Accuracy in Media

If you want Americans to have more sex, you should support even more redistribution of income, according to a Slate story Wednesday.

Conservatives already are starting to alter their political views on social programs to adjust to these new realities, the piece said.

“For decades, it’s been a mainstream political taboo to make a full-throated case for distribution,” wrote Slate’s Tyler Zimmer, who apparently forgot Bernie Sanders.

“Very suddenly, however, a few conservative commentators have begun to warm up to the idea – but not for the reasons you might suspect,” Zimmer wrote. Indeed, what’s pushed these conservatives to reconsider the merits of transferring goods and services from the ‘haves’ to the ‘have-nots’ is the rise of the violent ‘incel’ – that is, the involuntarily celibate man who scorns women for ‘denying’ him the sexual gratification he feels is his right.”

Ross Douthat, a right-leaning columnist for the New York Times, touched on this in a recent piece in which he “takes seriously the discontent expressed by murderous ‘incels’ (such as Elliot Rodger and, more recently, Toronto van-attack suspect Alek Minassian) and ruminates over the question of whether society ought to use redistributive measures to give these men their “due,” the better to pacify them and stave off more violence.”

Rodger, then 22, killed six people and injured 14 more before taking his own life in 2014 in Santa Barbara, Calif.

Douthat’s column takes on the notion that “If we are concerned about the just distribution of property and money, why do we assume that the desire for some sort of sexual redistribution is inherently ridiculous?”

Conservatives would say that no one has the right to money or sex from another person.

Douthat’s response was not to “warm up” to the idea but instead that we should brace ourselves for it.

“Whether sex workers and sex robots can actually deliver real fulfillment is another matter,” he wrote. “But that they will eventually be asked to do it, in service to a redistributive goal that for now still seems creepy or misogynist or radical, feels pretty much inevitable.”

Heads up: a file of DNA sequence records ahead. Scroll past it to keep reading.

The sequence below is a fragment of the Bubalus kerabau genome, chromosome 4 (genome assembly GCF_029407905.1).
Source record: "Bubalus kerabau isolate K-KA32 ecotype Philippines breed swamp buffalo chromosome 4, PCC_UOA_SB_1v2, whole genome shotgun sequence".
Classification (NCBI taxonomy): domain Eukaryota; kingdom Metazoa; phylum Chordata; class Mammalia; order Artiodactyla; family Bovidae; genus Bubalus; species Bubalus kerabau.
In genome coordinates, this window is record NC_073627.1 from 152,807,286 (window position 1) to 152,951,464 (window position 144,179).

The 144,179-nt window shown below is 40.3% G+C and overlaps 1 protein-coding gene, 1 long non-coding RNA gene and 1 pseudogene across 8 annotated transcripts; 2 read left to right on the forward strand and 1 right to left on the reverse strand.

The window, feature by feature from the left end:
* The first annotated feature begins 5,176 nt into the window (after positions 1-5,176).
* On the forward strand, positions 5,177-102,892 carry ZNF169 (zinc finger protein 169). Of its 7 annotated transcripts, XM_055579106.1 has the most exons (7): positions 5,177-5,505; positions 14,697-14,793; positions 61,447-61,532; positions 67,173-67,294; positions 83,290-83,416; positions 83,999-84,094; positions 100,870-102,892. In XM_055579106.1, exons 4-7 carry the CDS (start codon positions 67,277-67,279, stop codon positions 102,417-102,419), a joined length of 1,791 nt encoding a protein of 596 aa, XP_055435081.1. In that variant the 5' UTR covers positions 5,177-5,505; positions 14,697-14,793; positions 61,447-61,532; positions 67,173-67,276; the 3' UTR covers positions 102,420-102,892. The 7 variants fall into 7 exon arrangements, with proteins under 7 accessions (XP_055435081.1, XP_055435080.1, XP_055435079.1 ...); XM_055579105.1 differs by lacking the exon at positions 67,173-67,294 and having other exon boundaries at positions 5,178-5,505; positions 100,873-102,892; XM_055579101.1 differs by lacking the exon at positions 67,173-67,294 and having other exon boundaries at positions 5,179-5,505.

The piece deems anything that smacks of redistribution as an unalloyed plus.

It rattles off several statistics – the richest 1 percent in the U.S. owns 40 percent of the wealth, the poorest 50 percent of the world collectively possess the same as the richest eight, and three men – Jeff Bezos, Bill Gates and Warren Buffett – have as much wealth as the bottom 50 percent of Americans.

“These statistics show that the powers that be would rather see billions of people forced to live without basic necessities (clean water, food, housing, medical care, education, and so on) than tinker with the obscene surplus wealth of a handful of elites.”

But another, more pernicious aspect has to do with the way the sources Douthat sites are treated.

“To make his case for the ‘inevitability’ of state intervention to satisfy disgruntled incels, Douthat lumps together technocratic, dehumanizing ramblings from the fringes of the libertarian right, on the one hand, and genuinely rigorous and probing leftist philosophical reflections on the matter from Amia Srinivasan and others.

“That equation, however, strikes me as more than a little bit unfair to Srinivasan, whose sensitivity to the threats of women’s autonomy posed by the toxic masculinity of incels is more or less absent in conservative discussions of these topics – including Douthat’s.”

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